Nepalese leaders hold key talks to end political deadlock
Leaders of CPN UML and UCPN-Maoist, the two largest party in the communist-led coalition along with the main opposition Nepali Congress started a fresh round of talks after a deadlock on Friday morning.
Kathmandu: Top Nepalese leaders on Friday
intensified consultations to end a political deadlock amid
fears of a constitutional crisis, with the term of the
country`s interim parliament set to end tomorrow.
Leaders of CPN UML and UCPN-Maoist, the two largest
party in the communist-led coalition along with the main
opposition Nepali Congress have started a fresh round of talks
after a deadlock in the morning.
Prime Minister Jhala Nath Khanal, Maoist chairman
Prachanda and Nepali Congress President Sushil Koirala were
among top leaders seeking to end the standoff amid growing
concern over the uncertainty in Nepal`s peace process and
failure of the political parties to agree on a consensus to
promulgate a new constitution by the May 28 deadline.
Over the last few weeks, they have persistently failed
to forge a consensus to push forward the 2006 peace process.
The Communist-led coalition government has registered
a constitution amendment bill in parliament proposing a
one-year extension for the 601-member Assembly, but the
opposition parties have set preconditions for their support.
The opposition parties have asked the Maoists to
rehabilitate their former PLA combatants, return the seized
property and dismantle their paramilitary youth wing, Young
Communist League, so that a consensus can be built on drafting
a constitution and concluding the peace process. They have
also demanded the formation of a national government.
The Supreme Court has ruled that the Assembly could be
extended only for six months, as against the government`s
decision for a one-year extension.
Amid growing fears of a political vacuum and a
constitutional crisis, President Ram Baran Yadav yesterday
held consultations with top leaders, including the Prime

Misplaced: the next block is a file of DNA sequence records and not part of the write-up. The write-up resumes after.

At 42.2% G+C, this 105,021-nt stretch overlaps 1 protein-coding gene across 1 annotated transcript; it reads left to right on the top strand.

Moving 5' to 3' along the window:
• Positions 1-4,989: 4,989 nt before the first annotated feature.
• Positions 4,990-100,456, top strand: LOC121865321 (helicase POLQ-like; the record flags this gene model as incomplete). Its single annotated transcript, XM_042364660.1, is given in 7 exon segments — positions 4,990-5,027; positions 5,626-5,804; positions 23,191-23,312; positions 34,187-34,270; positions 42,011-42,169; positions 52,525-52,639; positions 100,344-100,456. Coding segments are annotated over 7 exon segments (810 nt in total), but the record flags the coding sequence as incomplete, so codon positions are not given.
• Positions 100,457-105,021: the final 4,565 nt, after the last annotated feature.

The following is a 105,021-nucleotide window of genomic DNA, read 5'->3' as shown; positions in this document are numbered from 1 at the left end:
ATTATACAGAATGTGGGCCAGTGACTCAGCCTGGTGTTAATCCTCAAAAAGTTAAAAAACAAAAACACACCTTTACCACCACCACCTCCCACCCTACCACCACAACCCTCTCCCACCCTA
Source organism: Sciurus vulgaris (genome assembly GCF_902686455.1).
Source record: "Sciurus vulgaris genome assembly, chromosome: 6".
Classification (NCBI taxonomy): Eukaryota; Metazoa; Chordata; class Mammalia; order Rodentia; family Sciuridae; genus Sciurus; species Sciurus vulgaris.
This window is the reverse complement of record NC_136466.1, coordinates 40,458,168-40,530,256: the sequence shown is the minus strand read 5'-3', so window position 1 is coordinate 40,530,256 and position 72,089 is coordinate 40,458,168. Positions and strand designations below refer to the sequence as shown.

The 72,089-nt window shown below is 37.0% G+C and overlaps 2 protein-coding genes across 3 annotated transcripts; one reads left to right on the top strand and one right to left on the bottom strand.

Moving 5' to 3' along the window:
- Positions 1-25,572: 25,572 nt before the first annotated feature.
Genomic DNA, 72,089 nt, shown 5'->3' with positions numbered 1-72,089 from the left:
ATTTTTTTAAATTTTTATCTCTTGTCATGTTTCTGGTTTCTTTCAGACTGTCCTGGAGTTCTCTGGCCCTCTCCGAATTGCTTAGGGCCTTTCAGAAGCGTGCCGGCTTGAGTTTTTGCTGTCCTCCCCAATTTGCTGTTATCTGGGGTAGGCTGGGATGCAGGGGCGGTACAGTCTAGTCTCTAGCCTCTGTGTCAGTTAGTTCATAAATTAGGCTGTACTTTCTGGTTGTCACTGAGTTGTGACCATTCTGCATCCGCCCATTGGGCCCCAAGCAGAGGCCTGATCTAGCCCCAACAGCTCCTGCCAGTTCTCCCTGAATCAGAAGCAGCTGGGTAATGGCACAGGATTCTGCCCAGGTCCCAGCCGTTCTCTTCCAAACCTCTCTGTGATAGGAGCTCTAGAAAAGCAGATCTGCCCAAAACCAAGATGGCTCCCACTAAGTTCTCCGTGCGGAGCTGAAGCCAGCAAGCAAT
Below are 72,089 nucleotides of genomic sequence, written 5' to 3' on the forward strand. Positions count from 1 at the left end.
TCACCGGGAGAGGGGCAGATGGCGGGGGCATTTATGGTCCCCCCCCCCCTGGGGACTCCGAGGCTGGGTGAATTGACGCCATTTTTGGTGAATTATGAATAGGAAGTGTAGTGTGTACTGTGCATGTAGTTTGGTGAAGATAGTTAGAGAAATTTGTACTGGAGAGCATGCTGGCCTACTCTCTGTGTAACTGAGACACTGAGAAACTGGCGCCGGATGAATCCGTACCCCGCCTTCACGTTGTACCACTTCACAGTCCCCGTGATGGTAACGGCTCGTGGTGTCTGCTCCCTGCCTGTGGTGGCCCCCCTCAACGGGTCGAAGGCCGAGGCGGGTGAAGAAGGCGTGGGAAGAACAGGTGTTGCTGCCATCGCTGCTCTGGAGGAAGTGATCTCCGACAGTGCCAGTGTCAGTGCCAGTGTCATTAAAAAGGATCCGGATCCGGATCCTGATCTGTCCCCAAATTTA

Minister, Prachanda and Koirala.
President Yadav asked the political leaders to reach a
consensus and push forward the stalled peace process by ending
the political standoff, which has been hugely damaging for
Nepal that is still reeling from its decade-long civil war
that ended in 2006.
Thousands of people have stepped up pressure on
Nepalese lawmakers to end the deadlock. Normal life was
disrupted in the capital and major cities across the country
due to a general strike called by various groups frustrated by
the failure of the lawmakers to promulgate a new constitution
for the young republic.
Educational institutions, marketplaces and businesses
remained closed. There were few vehicles plying on the roads.
Ethnic Chure-Bhawar Rastriya Ekta Party and other
fringe groups enforced the shut down demanding early drafting
of the constitution and greater rights and representation for
Pro-monarchist Rastriya Prajatantra Party-Nepal
also organised a protest rally in the capital demanding
dissolution of the Assembly and a fresh election.
Nepal Maoists ended its decade-long civil war in 2006
and emerged as the single largest party in the 2008 election.
The Assembly, which was formed after the election, was
originally elected with a two-year mandate -- to end on May
28, 2010 with the promulgation of the constitution.
However, the interim parliament failed to draft a
constitution last year and its term was extended for one year
in a last minute deal among the political parties.